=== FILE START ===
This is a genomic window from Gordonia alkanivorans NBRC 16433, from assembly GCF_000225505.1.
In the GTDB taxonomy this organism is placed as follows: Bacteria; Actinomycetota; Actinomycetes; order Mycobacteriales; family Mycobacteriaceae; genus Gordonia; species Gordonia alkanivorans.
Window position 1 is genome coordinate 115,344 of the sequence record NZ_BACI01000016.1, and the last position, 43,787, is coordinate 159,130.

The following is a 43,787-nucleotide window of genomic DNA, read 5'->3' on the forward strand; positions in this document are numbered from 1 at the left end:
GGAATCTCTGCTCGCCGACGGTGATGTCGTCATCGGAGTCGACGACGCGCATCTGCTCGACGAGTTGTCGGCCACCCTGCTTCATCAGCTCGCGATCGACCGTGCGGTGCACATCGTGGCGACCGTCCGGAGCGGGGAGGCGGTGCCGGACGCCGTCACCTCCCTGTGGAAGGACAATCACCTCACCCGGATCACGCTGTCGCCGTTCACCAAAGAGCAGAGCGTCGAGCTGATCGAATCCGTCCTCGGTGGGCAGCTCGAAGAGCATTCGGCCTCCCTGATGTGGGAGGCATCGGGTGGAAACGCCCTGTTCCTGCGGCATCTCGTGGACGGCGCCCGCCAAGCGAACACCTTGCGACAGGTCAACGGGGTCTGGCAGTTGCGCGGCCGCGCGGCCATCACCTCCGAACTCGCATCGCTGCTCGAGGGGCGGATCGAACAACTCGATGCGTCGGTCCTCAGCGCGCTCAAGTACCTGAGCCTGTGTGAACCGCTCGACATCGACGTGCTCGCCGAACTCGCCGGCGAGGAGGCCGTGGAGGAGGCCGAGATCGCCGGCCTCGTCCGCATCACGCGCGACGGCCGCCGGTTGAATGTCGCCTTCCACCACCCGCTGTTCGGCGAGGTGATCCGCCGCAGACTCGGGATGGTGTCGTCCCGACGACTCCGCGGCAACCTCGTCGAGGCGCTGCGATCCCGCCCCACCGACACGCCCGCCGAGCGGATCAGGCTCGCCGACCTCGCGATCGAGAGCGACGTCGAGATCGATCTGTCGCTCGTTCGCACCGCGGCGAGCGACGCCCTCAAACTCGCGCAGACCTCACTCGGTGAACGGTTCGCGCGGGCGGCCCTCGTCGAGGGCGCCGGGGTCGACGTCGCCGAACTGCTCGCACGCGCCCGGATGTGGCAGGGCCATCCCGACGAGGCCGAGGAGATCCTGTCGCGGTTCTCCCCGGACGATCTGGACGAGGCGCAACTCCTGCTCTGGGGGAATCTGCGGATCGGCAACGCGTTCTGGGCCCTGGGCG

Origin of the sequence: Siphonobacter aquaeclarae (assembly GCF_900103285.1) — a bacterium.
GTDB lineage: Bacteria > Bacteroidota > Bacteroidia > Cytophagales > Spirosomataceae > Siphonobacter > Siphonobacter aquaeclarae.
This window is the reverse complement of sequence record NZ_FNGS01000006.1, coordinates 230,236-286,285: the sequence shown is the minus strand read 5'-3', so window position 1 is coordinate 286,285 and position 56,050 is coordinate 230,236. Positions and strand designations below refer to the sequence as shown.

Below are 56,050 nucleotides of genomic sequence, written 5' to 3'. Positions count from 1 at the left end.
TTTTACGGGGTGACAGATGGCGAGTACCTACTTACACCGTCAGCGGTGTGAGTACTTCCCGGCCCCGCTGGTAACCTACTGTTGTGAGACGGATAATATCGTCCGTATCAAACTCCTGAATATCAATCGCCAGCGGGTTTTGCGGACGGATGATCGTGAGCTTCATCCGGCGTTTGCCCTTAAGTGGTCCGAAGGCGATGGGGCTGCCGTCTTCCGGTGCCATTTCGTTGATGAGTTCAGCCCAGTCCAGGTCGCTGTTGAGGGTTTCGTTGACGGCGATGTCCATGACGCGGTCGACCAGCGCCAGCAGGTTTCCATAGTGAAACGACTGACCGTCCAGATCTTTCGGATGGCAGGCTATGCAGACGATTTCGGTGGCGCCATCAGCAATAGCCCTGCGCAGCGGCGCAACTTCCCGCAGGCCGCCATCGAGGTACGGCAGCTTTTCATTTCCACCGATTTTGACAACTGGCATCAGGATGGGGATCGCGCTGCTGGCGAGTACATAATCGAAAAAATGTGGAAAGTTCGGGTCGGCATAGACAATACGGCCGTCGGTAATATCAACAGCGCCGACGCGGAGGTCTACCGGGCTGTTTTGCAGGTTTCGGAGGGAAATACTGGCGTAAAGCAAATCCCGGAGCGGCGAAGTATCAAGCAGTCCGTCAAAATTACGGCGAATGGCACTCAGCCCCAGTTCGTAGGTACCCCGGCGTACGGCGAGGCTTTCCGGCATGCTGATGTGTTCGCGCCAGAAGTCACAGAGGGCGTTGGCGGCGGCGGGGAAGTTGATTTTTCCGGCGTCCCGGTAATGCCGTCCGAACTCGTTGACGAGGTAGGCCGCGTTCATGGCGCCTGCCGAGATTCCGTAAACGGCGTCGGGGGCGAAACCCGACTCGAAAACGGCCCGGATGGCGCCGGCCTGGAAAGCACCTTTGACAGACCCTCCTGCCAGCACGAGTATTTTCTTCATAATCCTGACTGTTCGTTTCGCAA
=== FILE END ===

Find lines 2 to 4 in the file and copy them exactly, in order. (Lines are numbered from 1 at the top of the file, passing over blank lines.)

In the GTDB taxonomy this organism is placed as follows: Bacteria; Actinomycetota; Actinomycetes; order Mycobacteriales; family Mycobacteriaceae; genus Gordonia; species Gordonia alkanivorans.
Window position 1 is genome coordinate 115,344 of the sequence record NZ_BACI01000016.1, and the last position, 43,787, is coordinate 159,130.

The following is a 43,787-nucleotide window of genomic DNA, read 5'->3' on the forward strand; positions in this document are numbered from 1 at the left end: